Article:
Its a movie filled with outstanding actors. And a very touching and moving story. With great childhood stories.
*** This review may contain spoilers ***
I loved this movie and sobbed my heart out at the end. I'm a sappy
kinda gal and it wrenched my heart strings good and proper. I love the
fact that the story is based on a short clip the director, Randall
Miller made some 15 years ago, which he embellished into a full story
about finding your joy again after the loss of a loved one.
All around the performances were superb. I was very taken by Robert Carlyle's grief stricken husband, who happens upon a tragic accident and fulfils the dying person's (John Goodman) last wish to visit the place where he was travelling to - Marilyn Hotchkiss' Ballroom Dancing and Charm School, where he was meant to meet his long lost sweetheart on the 5th day of the 5th month of the 5th year of the Millennium.
The story seems crazy, but it worked for me as Frank Keane (Carlyle) becomes involved with the decorums, courtesies and fancies that the ballroom dancing class has to offer and also finds love in the shape of Meredith Morrison (played delicately by Marisa Tomei).
There's a great supporting cast of zany characters that will have you laughing at their antics as girl tries to snare boy on the ballroom dance floor. The shenanigans are lead by the wondering Mary Steenburgen, who shows such great poise and gentility as Miss Marienne Hotchkiss, carrying on the tradition of her long departed mother Marylyn.
Another outstanding performance was by Donnie Wahlberg, as the overly overprotective step-brother to Meredith, Randall Ipswitch, who has a passion for ballroom dancing and domestic violence. It is his life. Donnie has become a fantastic character actor and deserves much more credit than he gets.
I would have liked a slightly better ending to the John Goodman storyline, but no matter. The movie was great IMHO and touched me to the core.
Go see this movie when it comes out. You'll never be the same again.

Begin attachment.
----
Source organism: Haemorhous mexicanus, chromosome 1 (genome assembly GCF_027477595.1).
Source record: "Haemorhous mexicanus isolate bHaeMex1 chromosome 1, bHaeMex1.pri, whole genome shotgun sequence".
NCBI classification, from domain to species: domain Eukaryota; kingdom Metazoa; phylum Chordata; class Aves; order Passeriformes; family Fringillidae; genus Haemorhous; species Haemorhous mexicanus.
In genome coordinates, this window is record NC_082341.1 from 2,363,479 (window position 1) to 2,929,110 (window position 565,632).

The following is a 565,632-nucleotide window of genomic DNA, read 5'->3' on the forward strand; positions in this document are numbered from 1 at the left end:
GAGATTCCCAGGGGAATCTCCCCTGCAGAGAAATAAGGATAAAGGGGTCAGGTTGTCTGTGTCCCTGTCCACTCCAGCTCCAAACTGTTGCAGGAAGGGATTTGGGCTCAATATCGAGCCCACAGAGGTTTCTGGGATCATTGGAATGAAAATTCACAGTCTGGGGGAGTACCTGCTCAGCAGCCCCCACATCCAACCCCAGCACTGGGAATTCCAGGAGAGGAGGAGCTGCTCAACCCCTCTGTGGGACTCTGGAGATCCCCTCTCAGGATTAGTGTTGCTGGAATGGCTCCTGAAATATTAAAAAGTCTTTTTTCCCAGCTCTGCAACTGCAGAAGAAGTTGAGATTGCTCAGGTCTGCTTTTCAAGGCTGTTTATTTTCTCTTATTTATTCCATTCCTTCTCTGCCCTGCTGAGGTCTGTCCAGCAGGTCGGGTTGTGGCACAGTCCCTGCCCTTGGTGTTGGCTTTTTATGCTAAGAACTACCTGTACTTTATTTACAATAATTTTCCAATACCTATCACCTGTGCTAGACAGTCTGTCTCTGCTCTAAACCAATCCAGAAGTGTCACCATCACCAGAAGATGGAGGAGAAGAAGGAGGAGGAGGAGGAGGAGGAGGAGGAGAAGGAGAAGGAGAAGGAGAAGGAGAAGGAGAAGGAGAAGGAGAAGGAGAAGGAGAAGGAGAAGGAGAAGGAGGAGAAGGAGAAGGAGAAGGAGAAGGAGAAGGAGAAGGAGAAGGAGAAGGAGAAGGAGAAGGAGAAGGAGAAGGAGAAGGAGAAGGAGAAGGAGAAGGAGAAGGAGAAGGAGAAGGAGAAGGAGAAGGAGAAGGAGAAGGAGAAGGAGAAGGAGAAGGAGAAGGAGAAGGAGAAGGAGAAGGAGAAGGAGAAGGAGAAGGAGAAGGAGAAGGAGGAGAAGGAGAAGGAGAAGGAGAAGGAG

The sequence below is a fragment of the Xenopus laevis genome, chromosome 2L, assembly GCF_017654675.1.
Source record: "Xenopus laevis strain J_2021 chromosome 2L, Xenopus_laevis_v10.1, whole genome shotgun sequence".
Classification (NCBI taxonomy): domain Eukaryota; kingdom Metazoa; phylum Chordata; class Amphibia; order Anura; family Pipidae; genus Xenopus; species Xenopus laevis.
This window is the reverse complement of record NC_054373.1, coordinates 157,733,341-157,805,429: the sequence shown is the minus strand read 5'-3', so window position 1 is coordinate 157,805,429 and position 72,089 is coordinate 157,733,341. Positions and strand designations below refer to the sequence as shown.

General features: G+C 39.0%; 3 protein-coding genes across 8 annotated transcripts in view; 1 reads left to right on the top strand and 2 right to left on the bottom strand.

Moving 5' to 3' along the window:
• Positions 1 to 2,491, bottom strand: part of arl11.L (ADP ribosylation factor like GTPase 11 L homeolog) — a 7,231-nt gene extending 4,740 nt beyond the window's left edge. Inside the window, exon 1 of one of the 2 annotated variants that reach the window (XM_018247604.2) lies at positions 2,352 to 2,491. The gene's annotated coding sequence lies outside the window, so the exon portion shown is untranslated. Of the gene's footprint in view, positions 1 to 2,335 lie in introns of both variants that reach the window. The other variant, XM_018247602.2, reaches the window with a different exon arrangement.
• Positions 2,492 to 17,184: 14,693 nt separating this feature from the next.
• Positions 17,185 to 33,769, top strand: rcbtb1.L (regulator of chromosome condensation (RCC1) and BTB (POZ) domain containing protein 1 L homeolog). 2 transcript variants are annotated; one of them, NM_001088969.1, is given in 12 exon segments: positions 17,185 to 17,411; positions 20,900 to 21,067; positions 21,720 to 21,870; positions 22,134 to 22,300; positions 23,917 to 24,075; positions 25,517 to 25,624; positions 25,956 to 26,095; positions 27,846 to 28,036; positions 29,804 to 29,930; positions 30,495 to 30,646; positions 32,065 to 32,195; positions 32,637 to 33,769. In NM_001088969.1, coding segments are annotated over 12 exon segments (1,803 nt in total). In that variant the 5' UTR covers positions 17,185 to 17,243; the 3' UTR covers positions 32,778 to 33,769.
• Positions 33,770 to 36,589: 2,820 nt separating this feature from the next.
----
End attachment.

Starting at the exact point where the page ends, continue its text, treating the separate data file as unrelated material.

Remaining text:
The is by far the finest film that I have seen all year... Robert Carlyle was superb as the broken widower. I lost my wife to cancer four years ago and his portrayal was dead on. John Goodman was magnificent as were Mary Steenburgen as the beleaguered and out of touch Marianne Hotchkiss, the Grand Damne of the ballroom. And Donnie Wahlberg was brilliant in comic turn as Randall Ipswitch, the Lord-Of-The-Dance of the Pasadena ballroom. But finally the Marisa Tomei character, Meredith was perhaps the finest bit of acting in the bunch. Her work as the broken and beaten down sister of Donnie's character was dead on. I cannot recommend the film highly enough. GO SEE IT!!!!
The film's use of two voices relaying three narrative threads, artfully
woven without confusion while maintaining audience interest and focus,
could be used as a textbook for compound story structure. If the story
hadn't been expanded from a short film thereby requiring this approach,
I'd be heaping superlative praise on its inventiveness as well.
Entertaining, well-cast with excellent performances by its ensemble of seasoned character actors, and just quirky enough to offset its sometimes saccharin character, I think this will grow a deserved following when it airs on cable. A solid illustration of the possibility of 'charm' in contemporary cinema, it presented little violence beyond its illustration of an automobile accident site and the language of adolescent boys, and managed a passionate but never prurient love scene under cover of a liberal dusting of flour.